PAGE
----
Ellen Meets Inspiring Whale Rescuers


I love this story so much. I saw this story
last week and I said, we have to have
them on the show. It’s a video of two friends
who are out fishing. They noticed a helpless humpback
whale entangled in ropes. Despite the obvious danger–
that danger being it was a whale– they risked their
own lives to save it. Look at this. Yeah jump on the whale
right now and cut it. Sam, cut it. Cut it right now. It’s right there. Sam, it’s right there. Get it. Swim. Swim. Bill, just get it. Get it. Get it. Get it before she dives. Cut it. Cut it. Oh, did you get it? Yeah! [CHEERING] Please welcome Nick and Sam. [MUSIC PLAYING] [CHEERING] [APPLAUSE] Thanks for being here. I saw this on the news and
I called them immediately and said, let’s put
these guys on the show. I love heroes like this. You didn’t have to do that, and
you did, and it was incredible that you saved this whale. But, what do you
do for a living? Both of you? So, I’m a deck officer
in the Merchant Marine. I work for military
sea life command. OK. And Nick and I went to college
together at the California Maritime Academy. And so we met seven years ago. Yeah, I work for
a tugboat company in San Francisco on the water
doing container ship escorts and working on the Bay. So you’re in the water a lot. So you see a lot of things. Do you see whales often? All the time. Yeah. Never entangled, but yeah. Right, but that
happens all the time, they get tangled up in fishing
nets and all kinds of things. So when did you noticed
that something was wrong? Yeah coming back in,
we saw a buoy off in the distance and
a bunch of splashing. You can kind of tell
the buoy was moving. It looked like Jaws, it was
just going across the water. Yeah. So we checked it out. Right. We drove over to
go see what it was, and saw that buoy and a bunch
of rope tangled up by its tail. And then another line
going over its back. OK, and then you try to call– there is a protocol
for this– you tried to call, who did you call? So I was like, Nick,
call the Coast Guard. And he just gets on the
line, and he’s on channel 16. So they took– Oh, channel 16. Yeah. [LAUGHTER] On a [INAUDIBLE] radio. [INAUDIBLE] [LAUGHTER] And so they asked him for
his name and phone number, and called some other people– That’s no time to
hit on someone. That’s just– alright. So you tell him what’s going on,
and you’re waiting and waiting, and they’re not
showing up, right? Yeah, there’s a lot
of back and forth, and we finally
didn’t get an answer. And how much time had passed? Probably from when we first saw
the whale to when we got her, probably like three hours. Three hours? OK, so you’re like, even though
they recommend not doing this, because you really
could have gotten hurt. But then– Yeah. I’m jumping ahead a little bit–
but you tried several times. But you think on
the last time, she realized that you were trying to
save her, and she stood still. She stayed on top of the water
for you to cut that, right? Nick screamed at her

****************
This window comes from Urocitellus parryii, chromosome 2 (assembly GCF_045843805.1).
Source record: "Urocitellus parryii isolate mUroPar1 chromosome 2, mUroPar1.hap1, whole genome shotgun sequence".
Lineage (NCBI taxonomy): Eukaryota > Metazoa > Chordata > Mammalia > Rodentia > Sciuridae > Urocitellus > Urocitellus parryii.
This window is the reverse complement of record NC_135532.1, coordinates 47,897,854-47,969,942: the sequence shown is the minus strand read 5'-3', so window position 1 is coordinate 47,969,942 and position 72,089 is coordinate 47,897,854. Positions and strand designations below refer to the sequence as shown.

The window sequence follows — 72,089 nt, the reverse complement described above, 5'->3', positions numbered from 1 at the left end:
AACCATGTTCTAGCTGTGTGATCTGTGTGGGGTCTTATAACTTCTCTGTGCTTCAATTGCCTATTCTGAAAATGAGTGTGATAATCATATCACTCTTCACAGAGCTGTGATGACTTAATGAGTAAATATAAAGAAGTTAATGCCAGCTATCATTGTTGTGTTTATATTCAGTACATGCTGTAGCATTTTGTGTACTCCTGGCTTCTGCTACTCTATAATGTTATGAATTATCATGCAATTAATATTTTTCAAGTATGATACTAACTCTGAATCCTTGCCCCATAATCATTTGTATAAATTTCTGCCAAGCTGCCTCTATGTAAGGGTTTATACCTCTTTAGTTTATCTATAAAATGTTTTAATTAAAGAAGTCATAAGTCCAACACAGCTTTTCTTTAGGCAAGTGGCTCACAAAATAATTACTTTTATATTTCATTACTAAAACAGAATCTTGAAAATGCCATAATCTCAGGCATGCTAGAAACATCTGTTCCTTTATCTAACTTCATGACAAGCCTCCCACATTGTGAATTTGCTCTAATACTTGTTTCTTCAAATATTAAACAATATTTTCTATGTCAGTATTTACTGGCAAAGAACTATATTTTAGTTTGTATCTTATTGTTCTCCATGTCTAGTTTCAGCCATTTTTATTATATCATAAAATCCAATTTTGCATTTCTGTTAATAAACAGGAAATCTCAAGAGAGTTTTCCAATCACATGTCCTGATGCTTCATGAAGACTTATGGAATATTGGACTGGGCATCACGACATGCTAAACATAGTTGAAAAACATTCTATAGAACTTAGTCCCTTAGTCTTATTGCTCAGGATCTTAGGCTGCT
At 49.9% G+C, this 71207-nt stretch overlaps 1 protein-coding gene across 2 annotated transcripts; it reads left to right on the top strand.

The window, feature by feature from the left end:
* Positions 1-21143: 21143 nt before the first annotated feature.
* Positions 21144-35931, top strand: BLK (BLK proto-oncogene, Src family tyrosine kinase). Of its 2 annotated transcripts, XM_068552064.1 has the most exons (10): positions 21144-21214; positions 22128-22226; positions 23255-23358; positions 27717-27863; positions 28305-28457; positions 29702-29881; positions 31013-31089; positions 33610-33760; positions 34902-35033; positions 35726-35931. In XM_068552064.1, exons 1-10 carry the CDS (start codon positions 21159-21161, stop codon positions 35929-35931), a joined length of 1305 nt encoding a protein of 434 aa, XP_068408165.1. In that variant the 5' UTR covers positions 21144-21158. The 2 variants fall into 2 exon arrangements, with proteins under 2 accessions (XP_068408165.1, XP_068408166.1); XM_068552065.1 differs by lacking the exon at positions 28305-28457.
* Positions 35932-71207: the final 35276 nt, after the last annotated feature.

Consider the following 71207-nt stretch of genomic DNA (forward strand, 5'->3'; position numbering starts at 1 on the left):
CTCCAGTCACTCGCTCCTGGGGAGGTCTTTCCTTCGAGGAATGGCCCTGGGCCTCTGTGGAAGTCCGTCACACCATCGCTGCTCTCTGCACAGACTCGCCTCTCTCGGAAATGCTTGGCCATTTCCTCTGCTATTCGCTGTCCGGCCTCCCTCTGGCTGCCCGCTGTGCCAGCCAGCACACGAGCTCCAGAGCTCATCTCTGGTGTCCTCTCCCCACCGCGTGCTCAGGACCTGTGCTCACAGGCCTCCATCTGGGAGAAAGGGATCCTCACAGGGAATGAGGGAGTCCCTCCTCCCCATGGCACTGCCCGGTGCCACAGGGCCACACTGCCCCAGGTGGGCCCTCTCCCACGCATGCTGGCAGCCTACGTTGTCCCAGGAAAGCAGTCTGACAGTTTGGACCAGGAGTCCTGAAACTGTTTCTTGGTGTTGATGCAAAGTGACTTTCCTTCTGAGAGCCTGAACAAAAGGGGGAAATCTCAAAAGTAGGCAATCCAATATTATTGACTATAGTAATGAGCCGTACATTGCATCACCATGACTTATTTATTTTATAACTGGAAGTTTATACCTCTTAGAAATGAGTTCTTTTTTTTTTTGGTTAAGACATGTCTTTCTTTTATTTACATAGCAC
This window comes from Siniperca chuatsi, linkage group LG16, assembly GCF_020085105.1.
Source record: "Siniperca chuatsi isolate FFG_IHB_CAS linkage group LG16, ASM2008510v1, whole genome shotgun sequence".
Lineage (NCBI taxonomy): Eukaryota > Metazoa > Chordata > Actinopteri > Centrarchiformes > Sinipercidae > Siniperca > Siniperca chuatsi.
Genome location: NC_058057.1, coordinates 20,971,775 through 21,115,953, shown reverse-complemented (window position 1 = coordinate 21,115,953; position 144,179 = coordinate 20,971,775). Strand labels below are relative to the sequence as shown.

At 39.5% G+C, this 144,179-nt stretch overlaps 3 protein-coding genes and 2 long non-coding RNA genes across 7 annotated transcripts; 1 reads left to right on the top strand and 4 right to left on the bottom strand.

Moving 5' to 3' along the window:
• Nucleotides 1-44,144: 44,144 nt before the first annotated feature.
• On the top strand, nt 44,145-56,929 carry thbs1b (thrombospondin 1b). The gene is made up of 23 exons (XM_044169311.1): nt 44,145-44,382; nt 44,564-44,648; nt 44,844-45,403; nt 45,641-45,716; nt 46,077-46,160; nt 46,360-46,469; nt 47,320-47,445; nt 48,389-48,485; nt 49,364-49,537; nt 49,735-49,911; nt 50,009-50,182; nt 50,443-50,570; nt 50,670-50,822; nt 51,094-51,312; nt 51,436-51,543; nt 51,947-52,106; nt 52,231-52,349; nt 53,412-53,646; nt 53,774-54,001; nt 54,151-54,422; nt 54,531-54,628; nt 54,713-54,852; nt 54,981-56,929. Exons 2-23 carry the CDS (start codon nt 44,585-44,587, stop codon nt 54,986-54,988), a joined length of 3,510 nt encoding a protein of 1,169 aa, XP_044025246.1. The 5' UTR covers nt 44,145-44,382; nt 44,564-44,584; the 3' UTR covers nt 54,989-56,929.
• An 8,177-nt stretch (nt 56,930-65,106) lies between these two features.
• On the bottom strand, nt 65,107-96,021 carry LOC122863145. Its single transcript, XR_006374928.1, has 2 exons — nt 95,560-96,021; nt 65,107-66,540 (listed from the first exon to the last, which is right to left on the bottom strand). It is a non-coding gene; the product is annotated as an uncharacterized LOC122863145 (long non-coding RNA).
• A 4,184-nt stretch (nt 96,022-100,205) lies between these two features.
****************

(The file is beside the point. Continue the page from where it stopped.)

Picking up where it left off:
and like, stay still. And she did. Wow. Yeah. I’m sure that she realized
you were trying to save her. OK. So you had to maneuver the boat
to stay close enough for you to jump in. I mean, were you scared? Or was adrenaline just
taking over and going, I have to save this whale? Well, I jumped in, and Nick’s
like, she’s right there. Get her. Or whatever he said. Yeah, oh he was telling
you everything to do, yeah. Yeah. [LAUGHTER] It was a team effort. You were just steering
the boat, Get it! [LAUGHTER] He was straight up piloting
a boat alongside a whale. Yeah, that’s– We didn’t want to
hurt the whale. Right, no, you
could have hurt her. That was amazing. OK, because clearly
that had been around her for at least days, if it
was embedded into her skin. So you could see there
was marks on her body, and her dorsal fin was
a little chewed up. And we just felt so
bad for the whale. Yeah, after we cut the
buoy, we felt that– and the Coast Guard
said, OK, there’s nothing else you can do. Leave now. It was like– We’re not leaving this whale. We’re not going to leave
because no one else is going to be able to find it. It’s getting dark, and
that’s when I think– What did that feel
like when you– because how long did
it take from the time you jumped in with a face
plant, to the time you actually freed the whale? How long was that? It might have taken a long
time, but Nick was just like, go, go, go. So he had to pull me into the
boat on the second attempt. I was shivering, and
he’s like go, go, go. And I was like, no, no, no. [LAUGHTER] And then I just did it. And so grabbed her by
the dorsal fin and– Ellen, the line was
so tight, I had to– I fell off the whale and I just
grabbed it with my fingertips. I held on and I made one
cut, and then a second cut, and the line just popped. And then she just swam away? Yeah. That had to feel so good. You saved that whale’s life. You saved that whale’s life. It’s amazing. [CHEERING] Alright. So come on out whale, we
brought the whale here. [LAUGHTER] Alright, so hopefully you don’t
ever have to do that again. But just in case you do, we
got you these to wear so that– [CROWD AWWS] Alright. Nice. Whoohoo. Yeah. [APPLAUSE] Alright. Can I put it on? Yes, you can put it on. Put it on, go to break. And also this is very
weird, but Shutterfly loves people who
save whales, so they want to give you each
a check for $10,000. Wow. [CHEERING] Thank you. Oh, wow. [APPLAUSE] We’ll be back.

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